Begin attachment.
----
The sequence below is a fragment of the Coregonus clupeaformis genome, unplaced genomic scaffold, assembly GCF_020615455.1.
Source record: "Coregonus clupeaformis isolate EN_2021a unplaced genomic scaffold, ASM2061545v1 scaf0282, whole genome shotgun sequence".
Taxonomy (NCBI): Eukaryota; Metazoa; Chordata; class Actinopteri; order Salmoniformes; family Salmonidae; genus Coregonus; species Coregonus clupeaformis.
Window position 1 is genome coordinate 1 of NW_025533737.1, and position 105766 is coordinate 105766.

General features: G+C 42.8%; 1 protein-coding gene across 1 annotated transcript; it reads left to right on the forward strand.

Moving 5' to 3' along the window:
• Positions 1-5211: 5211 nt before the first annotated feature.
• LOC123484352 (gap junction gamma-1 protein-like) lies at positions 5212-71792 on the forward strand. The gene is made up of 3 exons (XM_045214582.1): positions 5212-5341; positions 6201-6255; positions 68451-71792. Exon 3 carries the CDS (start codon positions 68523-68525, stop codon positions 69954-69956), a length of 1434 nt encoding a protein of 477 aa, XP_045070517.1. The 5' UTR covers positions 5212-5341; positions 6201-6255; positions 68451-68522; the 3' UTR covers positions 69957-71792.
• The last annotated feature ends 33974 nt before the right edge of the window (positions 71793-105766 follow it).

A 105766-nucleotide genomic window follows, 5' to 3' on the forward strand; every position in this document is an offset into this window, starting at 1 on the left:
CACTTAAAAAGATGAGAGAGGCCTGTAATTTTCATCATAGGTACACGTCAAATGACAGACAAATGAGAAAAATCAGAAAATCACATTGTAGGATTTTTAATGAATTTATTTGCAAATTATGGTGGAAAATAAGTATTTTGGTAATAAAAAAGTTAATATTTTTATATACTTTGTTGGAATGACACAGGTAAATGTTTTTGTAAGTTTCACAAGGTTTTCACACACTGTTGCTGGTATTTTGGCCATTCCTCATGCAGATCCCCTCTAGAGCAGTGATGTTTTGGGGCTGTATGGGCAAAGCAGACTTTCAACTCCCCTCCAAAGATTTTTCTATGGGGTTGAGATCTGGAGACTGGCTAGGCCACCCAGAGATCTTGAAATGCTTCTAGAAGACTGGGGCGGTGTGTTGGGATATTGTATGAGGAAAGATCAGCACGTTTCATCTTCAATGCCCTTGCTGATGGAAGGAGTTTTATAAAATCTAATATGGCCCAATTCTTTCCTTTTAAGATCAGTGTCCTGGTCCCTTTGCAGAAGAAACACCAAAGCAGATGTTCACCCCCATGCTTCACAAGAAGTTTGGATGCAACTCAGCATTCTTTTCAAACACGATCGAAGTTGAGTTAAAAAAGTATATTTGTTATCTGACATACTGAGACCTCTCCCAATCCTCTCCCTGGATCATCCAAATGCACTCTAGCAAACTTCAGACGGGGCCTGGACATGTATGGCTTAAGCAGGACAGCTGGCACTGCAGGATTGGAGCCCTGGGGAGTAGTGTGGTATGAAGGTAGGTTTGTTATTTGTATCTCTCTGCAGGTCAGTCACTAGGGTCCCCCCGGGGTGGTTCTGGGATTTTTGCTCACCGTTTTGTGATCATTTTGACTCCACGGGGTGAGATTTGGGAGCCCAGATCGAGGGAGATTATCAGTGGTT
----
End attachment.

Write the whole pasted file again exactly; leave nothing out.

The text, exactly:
The sequence below is a fragment of the Coregonus clupeaformis genome, unplaced genomic scaffold, assembly GCF_020615455.1.
Source record: "Coregonus clupeaformis isolate EN_2021a unplaced genomic scaffold, ASM2061545v1 scaf0282, whole genome shotgun sequence".
Taxonomy (NCBI): Eukaryota; Metazoa; Chordata; class Actinopteri; order Salmoniformes; family Salmonidae; genus Coregonus; species Coregonus clupeaformis.
Window position 1 is genome coordinate 1 of NW_025533737.1, and position 105766 is coordinate 105766.

General features: G+C 42.8%; 1 protein-coding gene across 1 annotated transcript; it reads left to right on the forward strand.

Moving 5' to 3' along the window:
• Positions 1-5211: 5211 nt before the first annotated feature.
• LOC123484352 (gap junction gamma-1 protein-like) lies at positions 5212-71792 on the forward strand. The gene is made up of 3 exons (XM_045214582.1): positions 5212-5341; positions 6201-6255; positions 68451-71792. Exon 3 carries the CDS (start codon positions 68523-68525, stop codon positions 69954-69956), a length of 1434 nt encoding a protein of 477 aa, XP_045070517.1. The 5' UTR covers positions 5212-5341; positions 6201-6255; positions 68451-68522; the 3' UTR covers positions 69957-71792.
• The last annotated feature ends 33974 nt before the right edge of the window (positions 71793-105766 follow it).

A 105766-nucleotide genomic window follows, 5' to 3' on the forward strand; every position in this document is an offset into this window, starting at 1 on the left:
CACTTAAAAAGATGAGAGAGGCCTGTAATTTTCATCATAGGTACACGTCAAATGACAGACAAATGAGAAAAATCAGAAAATCACATTGTAGGATTTTTAATGAATTTATTTGCAAATTATGGTGGAAAATAAGTATTTTGGTAATAAAAAAGTTAATATTTTTATATACTTTGTTGGAATGACACAGGTAAATGTTTTTGTAAGTTTCACAAGGTTTTCACACACTGTTGCTGGTATTTTGGCCATTCCTCATGCAGATCCCCTCTAGAGCAGTGATGTTTTGGGGCTGTATGGGCAAAGCAGACTTTCAACTCCCCTCCAAAGATTTTTCTATGGGGTTGAGATCTGGAGACTGGCTAGGCCACCCAGAGATCTTGAAATGCTTCTAGAAGACTGGGGCGGTGTGTTGGGATATTGTATGAGGAAAGATCAGCACGTTTCATCTTCAATGCCCTTGCTGATGGAAGGAGTTTTATAAAATCTAATATGGCCCAATTCTTTCCTTTTAAGATCAGTGTCCTGGTCCCTTTGCAGAAGAAACACCAAAGCAGATGTTCACCCCCATGCTTCACAAGAAGTTTGGATGCAACTCAGCATTCTTTTCAAACACGATCGAAGTTGAGTTAAAAAAGTATATTTGTTATCTGACATACTGAGACCTCTCCCAATCCTCTCCCTGGATCATCCAAATGCACTCTAGCAAACTTCAGACGGGGCCTGGACATGTATGGCTTAAGCAGGACAGCTGGCACTGCAGGATTGGAGCCCTGGGGAGTAGTGTGGTATGAAGGTAGGTTTGTTATTTGTATCTCTCTGCAGGTCAGTCACTAGGGTCCCCCCGGGGTGGTTCTGGGATTTTTGCTCACCGTTTTGTGATCATTTTGACTCCACGGGGTGAGATTTGGGAGCCCAGATCGAGGGAGATTATCAGTGGTT